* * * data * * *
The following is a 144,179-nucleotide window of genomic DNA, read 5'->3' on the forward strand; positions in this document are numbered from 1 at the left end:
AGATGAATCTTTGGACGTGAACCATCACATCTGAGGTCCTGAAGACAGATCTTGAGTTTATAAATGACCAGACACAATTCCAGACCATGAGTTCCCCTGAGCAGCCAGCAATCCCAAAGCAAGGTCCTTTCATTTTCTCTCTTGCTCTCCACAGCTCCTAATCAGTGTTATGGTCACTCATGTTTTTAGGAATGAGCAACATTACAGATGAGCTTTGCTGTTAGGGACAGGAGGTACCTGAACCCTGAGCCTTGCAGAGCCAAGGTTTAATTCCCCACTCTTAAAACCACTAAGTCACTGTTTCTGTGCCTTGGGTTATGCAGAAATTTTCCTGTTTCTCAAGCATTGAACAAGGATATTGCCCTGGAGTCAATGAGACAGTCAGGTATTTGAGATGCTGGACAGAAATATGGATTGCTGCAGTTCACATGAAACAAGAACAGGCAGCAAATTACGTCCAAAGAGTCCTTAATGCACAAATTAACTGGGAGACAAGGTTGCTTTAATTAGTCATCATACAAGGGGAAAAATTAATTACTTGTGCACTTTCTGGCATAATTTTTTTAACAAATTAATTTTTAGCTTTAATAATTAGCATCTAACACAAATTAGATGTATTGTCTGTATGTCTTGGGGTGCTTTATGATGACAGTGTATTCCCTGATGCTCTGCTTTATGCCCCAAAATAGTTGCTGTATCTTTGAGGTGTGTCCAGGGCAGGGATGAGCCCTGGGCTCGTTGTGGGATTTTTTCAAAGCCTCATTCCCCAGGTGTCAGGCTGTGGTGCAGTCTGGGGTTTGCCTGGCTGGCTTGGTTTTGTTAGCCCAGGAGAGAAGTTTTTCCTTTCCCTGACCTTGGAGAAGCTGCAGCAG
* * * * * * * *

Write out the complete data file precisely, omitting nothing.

The following is a 144,179-nucleotide window of genomic DNA, read 5'->3' on the forward strand; positions in this document are numbered from 1 at the left end:
AGATGAATCTTTGGACGTGAACCATCACATCTGAGGTCCTGAAGACAGATCTTGAGTTTATAAATGACCAGACACAATTCCAGACCATGAGTTCCCCTGAGCAGCCAGCAATCCCAAAGCAAGGTCCTTTCATTTTCTCTCTTGCTCTCCACAGCTCCTAATCAGTGTTATGGTCACTCATGTTTTTAGGAATGAGCAACATTACAGATGAGCTTTGCTGTTAGGGACAGGAGGTACCTGAACCCTGAGCCTTGCAGAGCCAAGGTTTAATTCCCCACTCTTAAAACCACTAAGTCACTGTTTCTGTGCCTTGGGTTATGCAGAAATTTTCCTGTTTCTCAAGCATTGAACAAGGATATTGCCCTGGAGTCAATGAGACAGTCAGGTATTTGAGATGCTGGACAGAAATATGGATTGCTGCAGTTCACATGAAACAAGAACAGGCAGCAAATTACGTCCAAAGAGTCCTTAATGCACAAATTAACTGGGAGACAAGGTTGCTTTAATTAGTCATCATACAAGGGGAAAAATTAATTACTTGTGCACTTTCTGGCATAATTTTTTTAACAAATTAATTTTTAGCTTTAATAATTAGCATCTAACACAAATTAGATGTATTGTCTGTATGTCTTGGGGTGCTTTATGATGACAGTGTATTCCCTGATGCTCTGCTTTATGCCCCAAAATAGTTGCTGTATCTTTGAGGTGTGTCCAGGGCAGGGATGAGCCCTGGGCTCGTTGTGGGATTTTTTCAAAGCCTCATTCCCCAGGTGTCAGGCTGTGGTGCAGTCTGGGGTTTGCCTGGCTGGCTTGGTTTTGTTAGCCCAGGAGAGAAGTTTTTCCTTTCCCTGACCTTGGAGAAGCTGCAGCAG